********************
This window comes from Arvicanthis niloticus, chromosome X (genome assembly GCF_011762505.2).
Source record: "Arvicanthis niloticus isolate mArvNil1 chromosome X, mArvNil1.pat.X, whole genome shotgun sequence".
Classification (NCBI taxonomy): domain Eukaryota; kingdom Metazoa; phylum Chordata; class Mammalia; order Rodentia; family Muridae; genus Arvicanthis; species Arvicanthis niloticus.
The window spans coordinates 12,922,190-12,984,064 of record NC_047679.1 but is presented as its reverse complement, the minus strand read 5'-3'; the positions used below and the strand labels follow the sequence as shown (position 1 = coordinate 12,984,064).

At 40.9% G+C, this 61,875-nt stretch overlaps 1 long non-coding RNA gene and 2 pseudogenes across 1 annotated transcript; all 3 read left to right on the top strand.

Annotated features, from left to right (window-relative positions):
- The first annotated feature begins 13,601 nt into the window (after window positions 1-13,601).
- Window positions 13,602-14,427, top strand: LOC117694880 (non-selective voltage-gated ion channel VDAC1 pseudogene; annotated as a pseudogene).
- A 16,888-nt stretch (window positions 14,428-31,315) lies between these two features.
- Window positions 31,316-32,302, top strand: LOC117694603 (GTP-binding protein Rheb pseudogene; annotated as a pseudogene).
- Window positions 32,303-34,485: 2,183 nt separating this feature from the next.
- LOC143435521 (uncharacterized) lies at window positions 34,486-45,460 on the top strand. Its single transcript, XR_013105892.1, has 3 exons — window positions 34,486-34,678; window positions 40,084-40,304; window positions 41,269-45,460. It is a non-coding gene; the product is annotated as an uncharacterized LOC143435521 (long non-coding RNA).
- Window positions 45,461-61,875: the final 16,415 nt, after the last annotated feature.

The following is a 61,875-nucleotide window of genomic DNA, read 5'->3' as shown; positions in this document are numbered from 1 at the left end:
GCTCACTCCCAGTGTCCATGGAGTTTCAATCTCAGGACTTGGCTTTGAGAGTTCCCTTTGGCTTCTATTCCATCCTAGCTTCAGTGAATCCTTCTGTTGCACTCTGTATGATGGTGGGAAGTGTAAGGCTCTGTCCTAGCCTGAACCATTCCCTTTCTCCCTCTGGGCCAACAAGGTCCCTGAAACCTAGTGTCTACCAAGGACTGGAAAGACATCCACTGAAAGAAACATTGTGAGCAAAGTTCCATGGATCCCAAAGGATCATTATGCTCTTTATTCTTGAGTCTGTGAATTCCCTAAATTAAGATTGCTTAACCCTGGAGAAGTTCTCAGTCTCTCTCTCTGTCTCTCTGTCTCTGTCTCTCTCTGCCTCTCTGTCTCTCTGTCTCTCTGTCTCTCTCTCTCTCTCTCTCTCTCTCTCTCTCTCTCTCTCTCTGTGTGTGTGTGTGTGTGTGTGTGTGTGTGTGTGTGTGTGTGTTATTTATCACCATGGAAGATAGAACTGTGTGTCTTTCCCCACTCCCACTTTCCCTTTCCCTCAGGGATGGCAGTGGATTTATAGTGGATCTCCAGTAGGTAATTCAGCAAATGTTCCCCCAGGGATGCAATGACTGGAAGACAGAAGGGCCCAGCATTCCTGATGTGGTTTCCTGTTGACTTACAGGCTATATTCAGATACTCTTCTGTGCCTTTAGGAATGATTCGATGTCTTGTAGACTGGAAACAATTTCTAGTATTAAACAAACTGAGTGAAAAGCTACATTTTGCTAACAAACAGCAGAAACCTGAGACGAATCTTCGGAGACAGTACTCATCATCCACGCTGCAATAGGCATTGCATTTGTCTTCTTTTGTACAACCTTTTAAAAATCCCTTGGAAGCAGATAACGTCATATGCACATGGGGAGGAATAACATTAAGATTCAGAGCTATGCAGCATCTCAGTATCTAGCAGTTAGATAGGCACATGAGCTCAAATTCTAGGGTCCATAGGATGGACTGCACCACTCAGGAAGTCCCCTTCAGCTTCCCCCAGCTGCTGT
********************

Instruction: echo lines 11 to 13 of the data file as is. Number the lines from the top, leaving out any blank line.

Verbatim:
- Window positions 32,303-34,485: 2,183 nt separating this feature from the next.
- LOC143435521 (uncharacterized) lies at window positions 34,486-45,460 on the top strand. Its single transcript, XR_013105892.1, has 3 exons — window positions 34,486-34,678; window positions 40,084-40,304; window positions 41,269-45,460. It is a non-coding gene; the product is annotated as an uncharacterized LOC143435521 (long non-coding RNA).
- Window positions 45,461-61,875: the final 16,415 nt, after the last annotated feature.